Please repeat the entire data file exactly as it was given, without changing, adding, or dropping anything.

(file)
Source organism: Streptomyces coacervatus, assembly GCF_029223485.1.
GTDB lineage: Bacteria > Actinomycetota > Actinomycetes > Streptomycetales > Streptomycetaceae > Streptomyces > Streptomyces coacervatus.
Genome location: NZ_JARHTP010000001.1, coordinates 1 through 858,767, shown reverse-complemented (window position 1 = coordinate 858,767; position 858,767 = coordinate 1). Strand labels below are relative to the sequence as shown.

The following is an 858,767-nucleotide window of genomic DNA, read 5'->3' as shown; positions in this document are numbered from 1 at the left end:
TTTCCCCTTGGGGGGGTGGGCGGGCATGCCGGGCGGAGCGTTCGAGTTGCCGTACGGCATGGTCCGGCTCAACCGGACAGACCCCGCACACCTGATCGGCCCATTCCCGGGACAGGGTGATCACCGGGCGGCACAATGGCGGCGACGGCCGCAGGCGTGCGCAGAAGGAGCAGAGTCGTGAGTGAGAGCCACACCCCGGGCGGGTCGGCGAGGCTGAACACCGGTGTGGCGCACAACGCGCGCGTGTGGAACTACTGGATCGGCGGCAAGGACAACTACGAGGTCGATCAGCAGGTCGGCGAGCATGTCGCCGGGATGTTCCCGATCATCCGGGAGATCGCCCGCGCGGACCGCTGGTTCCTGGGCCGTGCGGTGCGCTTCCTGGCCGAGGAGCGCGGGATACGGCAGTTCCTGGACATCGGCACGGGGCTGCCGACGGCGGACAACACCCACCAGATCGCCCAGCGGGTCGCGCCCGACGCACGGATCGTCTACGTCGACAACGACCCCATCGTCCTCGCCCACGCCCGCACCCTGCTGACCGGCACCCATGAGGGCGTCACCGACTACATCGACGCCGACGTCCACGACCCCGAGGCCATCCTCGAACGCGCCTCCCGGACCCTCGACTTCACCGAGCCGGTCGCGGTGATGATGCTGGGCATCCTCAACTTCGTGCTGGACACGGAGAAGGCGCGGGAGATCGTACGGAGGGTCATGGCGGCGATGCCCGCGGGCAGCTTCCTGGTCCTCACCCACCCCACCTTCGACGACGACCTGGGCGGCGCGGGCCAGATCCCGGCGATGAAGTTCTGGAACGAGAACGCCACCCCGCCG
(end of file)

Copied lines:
Source organism: Streptomyces coacervatus, assembly GCF_029223485.1.
GTDB lineage: Bacteria > Actinomycetota > Actinomycetes > Streptomycetales > Streptomycetaceae > Streptomyces > Streptomyces coacervatus.
Genome location: NZ_JARHTP010000001.1, coordinates 1 through 858,767, shown reverse-complemented (window position 1 = coordinate 858,767; position 858,767 = coordinate 1). Strand labels below are relative to the sequence as shown.

The following is an 858,767-nucleotide window of genomic DNA, read 5'->3' as shown; positions in this document are numbered from 1 at the left end:
TTTCCCCTTGGGGGGGTGGGCGGGCATGCCGGGCGGAGCGTTCGAGTTGCCGTACGGCATGGTCCGGCTCAACCGGACAGACCCCGCACACCTGATCGGCCCATTCCCGGGACAGGGTGATCACCGGGCGGCACAATGGCGGCGACGGCCGCAGGCGTGCGCAGAAGGAGCAGAGTCGTGAGTGAGAGCCACACCCCGGGCGGGTCGGCGAGGCTGAACACCGGTGTGGCGCACAACGCGCGCGTGTGGAACTACTGGATCGGCGGCAAGGACAACTACGAGGTCGATCAGCAGGTCGGCGAGCATGTCGCCGGGATGTTCCCGATCATCCGGGAGATCGCCCGCGCGGACCGCTGGTTCCTGGGCCGTGCGGTGCGCTTCCTGGCCGAGGAGCGCGGGATACGGCAGTTCCTGGACATCGGCACGGGGCTGCCGACGGCGGACAACACCCACCAGATCGCCCAGCGGGTCGCGCCCGACGCACGGATCGTCTACGTCGACAACGACCCCATCGTCCTCGCCCACGCCCGCACCCTGCTGACCGGCACCCATGAGGGCGTCACCGACTACATCGACGCCGACGTCCACGACCCCGAGGCCATCCTCGAACGCGCCTCCCGGACCCTCGACTTCACCGAGCCGGTCGCGGTGATGATGCTGGGCATCCTCAACTTCGTGCTGGACACGGAGAAGGCGCGGGAGATCGTACGGAGGGTCATGGCGGCGATGCCCGCGGGCAGCTTCCTGGTCCTCACCCACCCCACCTTCGACGACGACCTGGGCGGCGCGGGCCAGATCCCGGCGATGAAGTTCTGGAACGAGAACGCCACCCCGCCG